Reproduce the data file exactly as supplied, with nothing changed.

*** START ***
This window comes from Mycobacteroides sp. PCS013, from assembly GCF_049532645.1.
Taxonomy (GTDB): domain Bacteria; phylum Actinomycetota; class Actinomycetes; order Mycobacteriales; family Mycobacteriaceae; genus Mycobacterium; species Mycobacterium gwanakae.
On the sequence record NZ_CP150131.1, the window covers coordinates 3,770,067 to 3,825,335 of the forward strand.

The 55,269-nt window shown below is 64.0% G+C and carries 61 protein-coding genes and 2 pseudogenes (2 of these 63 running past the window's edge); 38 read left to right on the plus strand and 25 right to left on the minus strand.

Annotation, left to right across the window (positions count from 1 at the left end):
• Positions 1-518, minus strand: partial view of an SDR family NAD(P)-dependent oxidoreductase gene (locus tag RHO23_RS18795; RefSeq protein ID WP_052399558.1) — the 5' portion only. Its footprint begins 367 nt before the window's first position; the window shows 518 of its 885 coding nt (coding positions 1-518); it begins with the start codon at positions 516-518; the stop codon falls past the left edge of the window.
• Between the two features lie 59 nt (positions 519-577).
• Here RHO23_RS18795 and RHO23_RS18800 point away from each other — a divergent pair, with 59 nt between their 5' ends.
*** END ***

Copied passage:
This window comes from Mycobacteroides sp. PCS013, from assembly GCF_049532645.1.
Taxonomy (GTDB): domain Bacteria; phylum Actinomycetota; class Actinomycetes; order Mycobacteriales; family Mycobacteriaceae; genus Mycobacterium; species Mycobacterium gwanakae.
On the sequence record NZ_CP150131.1, the window covers coordinates 3,770,067 to 3,825,335 of the forward strand.

The 55,269-nt window shown below is 64.0% G+C and carries 61 protein-coding genes and 2 pseudogenes (2 of these 63 running past the window's edge); 38 read left to right on the plus strand and 25 right to left on the minus strand.

Annotation, left to right across the window (positions count from 1 at the left end):
• Positions 1-518, minus strand: partial view of an SDR family NAD(P)-dependent oxidoreductase gene (locus tag RHO23_RS18795; RefSeq protein ID WP_052399558.1) — the 5' portion only. Its footprint begins 367 nt before the window's first position; the window shows 518 of its 885 coding nt (coding positions 1-518); it begins with the start codon at positions 516-518; the stop codon falls past the left edge of the window.
• Between the two features lie 59 nt (positions 519-577).
• Here RHO23_RS18795 and RHO23_RS18800 point away from each other — a divergent pair, with 59 nt between their 5' ends.